As we continue to strengthen the OAS, we must also revitalize the inter-American system and strengthen the collaboration between the principal institutions like the Inter-American Development Bank, the Pan American Health Organization, the Inter-American Institute for Cooperation in Agriculture and the OAS. However, to do this, genuine cooperation must be form the basis of our hemispheric integration and development process.
Allow me outline a few key strategic areas which I believe are areas central to sustaining democratic governance and ensuring a better, peaceful and prosperous future the next generation of citizens.
Structural peace building: In light of the significant levels of tension which exist and currently threaten to erode the achievements of the past, there is a need to foster and adopt mechanisms to ensure friendlier relations between countries and sub-regions through out the Hemisphere. Our focus must centre on structural peace-building efforts and functional cooperation.
What do I mean by this structural peace-building? This means governments must incorporate across policies, the need to address the roots and sources of conflict and tension and to reinforce peaceful relations between competing sectors in a society and between countries within a sub-region.
Hemispheric security: The Western Hemisphere is confronting a range of traditional and non-traditional security threats, many of which are cross-border in nature and some of which threaten the ability of governments to govern. In this context, I believe governments must review how they can better create the conditions for stability and security through the design of a comprehensive security arrangement that also incorporates the social and economic development needs of societies.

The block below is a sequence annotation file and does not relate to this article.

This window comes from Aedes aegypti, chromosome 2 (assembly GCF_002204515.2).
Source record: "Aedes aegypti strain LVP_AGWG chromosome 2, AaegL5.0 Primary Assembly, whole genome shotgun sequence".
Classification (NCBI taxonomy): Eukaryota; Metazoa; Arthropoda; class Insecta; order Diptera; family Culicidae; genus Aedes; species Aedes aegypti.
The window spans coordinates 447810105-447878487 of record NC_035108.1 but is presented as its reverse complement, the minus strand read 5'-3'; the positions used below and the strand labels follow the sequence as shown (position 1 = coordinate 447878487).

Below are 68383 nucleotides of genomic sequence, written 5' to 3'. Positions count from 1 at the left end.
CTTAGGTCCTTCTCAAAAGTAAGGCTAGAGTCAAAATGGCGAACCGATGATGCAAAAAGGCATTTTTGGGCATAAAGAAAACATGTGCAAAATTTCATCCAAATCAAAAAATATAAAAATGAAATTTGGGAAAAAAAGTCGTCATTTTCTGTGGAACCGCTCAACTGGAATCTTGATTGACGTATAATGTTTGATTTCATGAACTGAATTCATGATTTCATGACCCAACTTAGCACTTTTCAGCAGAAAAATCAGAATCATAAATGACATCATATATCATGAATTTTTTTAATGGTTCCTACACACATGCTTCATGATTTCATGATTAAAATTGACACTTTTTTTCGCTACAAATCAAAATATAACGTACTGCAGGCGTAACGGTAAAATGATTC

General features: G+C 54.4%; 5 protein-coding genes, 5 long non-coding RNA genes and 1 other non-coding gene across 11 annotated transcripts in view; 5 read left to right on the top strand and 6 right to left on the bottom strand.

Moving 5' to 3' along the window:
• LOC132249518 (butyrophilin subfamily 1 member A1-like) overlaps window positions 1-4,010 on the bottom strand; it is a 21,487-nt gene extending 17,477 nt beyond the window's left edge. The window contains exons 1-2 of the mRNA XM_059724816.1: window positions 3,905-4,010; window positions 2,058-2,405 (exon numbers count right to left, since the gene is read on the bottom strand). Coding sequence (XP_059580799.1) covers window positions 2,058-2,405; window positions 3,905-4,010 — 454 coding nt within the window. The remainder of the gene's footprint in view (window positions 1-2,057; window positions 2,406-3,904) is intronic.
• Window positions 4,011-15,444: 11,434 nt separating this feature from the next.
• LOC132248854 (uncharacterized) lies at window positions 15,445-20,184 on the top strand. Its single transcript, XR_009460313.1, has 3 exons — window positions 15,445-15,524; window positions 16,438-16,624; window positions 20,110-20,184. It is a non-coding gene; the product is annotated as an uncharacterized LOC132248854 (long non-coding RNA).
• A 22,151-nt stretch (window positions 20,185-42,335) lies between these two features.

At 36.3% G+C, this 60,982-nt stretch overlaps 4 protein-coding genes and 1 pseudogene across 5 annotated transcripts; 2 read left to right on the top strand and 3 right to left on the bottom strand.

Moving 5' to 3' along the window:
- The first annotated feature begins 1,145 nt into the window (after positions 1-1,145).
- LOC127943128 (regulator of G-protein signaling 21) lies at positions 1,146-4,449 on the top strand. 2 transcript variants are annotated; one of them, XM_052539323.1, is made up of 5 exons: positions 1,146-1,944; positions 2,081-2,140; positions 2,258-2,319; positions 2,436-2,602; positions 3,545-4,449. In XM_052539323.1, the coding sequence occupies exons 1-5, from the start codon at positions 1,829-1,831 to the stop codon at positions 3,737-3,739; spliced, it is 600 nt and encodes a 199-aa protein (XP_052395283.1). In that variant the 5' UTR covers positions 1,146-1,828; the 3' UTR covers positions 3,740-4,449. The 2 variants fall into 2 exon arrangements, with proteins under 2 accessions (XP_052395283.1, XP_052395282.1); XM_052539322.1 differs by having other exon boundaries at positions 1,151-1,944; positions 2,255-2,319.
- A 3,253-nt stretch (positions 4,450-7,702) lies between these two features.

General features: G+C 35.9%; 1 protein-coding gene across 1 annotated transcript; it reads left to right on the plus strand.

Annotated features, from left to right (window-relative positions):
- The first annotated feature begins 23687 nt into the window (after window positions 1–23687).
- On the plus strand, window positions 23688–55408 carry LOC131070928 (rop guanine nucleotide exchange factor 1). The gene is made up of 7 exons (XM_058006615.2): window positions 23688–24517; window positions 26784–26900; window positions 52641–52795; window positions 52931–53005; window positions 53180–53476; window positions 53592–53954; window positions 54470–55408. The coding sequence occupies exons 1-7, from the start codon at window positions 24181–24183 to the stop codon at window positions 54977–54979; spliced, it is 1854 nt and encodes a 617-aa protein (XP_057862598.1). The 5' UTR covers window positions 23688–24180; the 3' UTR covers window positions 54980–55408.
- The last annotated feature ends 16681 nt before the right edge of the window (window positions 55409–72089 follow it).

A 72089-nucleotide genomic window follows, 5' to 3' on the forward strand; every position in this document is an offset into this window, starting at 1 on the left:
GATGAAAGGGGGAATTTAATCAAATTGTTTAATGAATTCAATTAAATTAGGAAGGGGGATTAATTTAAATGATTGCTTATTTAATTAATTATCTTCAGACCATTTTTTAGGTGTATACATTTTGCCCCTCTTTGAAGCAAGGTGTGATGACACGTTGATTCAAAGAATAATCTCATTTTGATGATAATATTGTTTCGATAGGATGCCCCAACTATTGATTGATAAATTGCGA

Next-generation measures to strengthen and deepen democracy: Democracy has created valuable space for public-private dialogue and greater inclusion, particularly of traditionally marginalized groups. At the same time it has not fully delivered on the expectations of the people of the Hemisphere, particularly those living in young democracies.
It is time to begin talking about moving towards a new model of democratic governance to ensure more efficient delivery of social and economic goods and services. In this regard, it will be important to focus on the modernization of politics and political parties, with the aim of achieving more efficient and effective democratic institutions; improving transparency; enhancing the ability of parliaments to provide for the voice of the people to be heard more clearly, and to exercise the necessary checks and balances in open, democratic systems.
The use of new technologies to promote greater citizen participation is an important element of new generation measures. The deepening and strengthening of our democracies is essential if we are to maintain and build on the gains achieved, particularly in the last few decades.
Building and strengthening partnerships for shared responsibility: Modern governance, with increased political attention being paid to transparency and accountability, requires executive and legislative authorities to become more receptive to inputs from civil society.
Structured and meaningful mechanisms for dialogue on issues of public policy, with the participation of civil society, the private sector and trade unions can contribute to informed, effective policy making by governments. In the same vein, I believe that the business community also has a responsibility to be accountable and transparent corporate social responsibility should be the rule not the exception.
Real integral development: A new approach to development, particularly in our Hemisphere, that is characterized by asymmetries is fundamental for the peace and prosperity in our 35-nation grouping.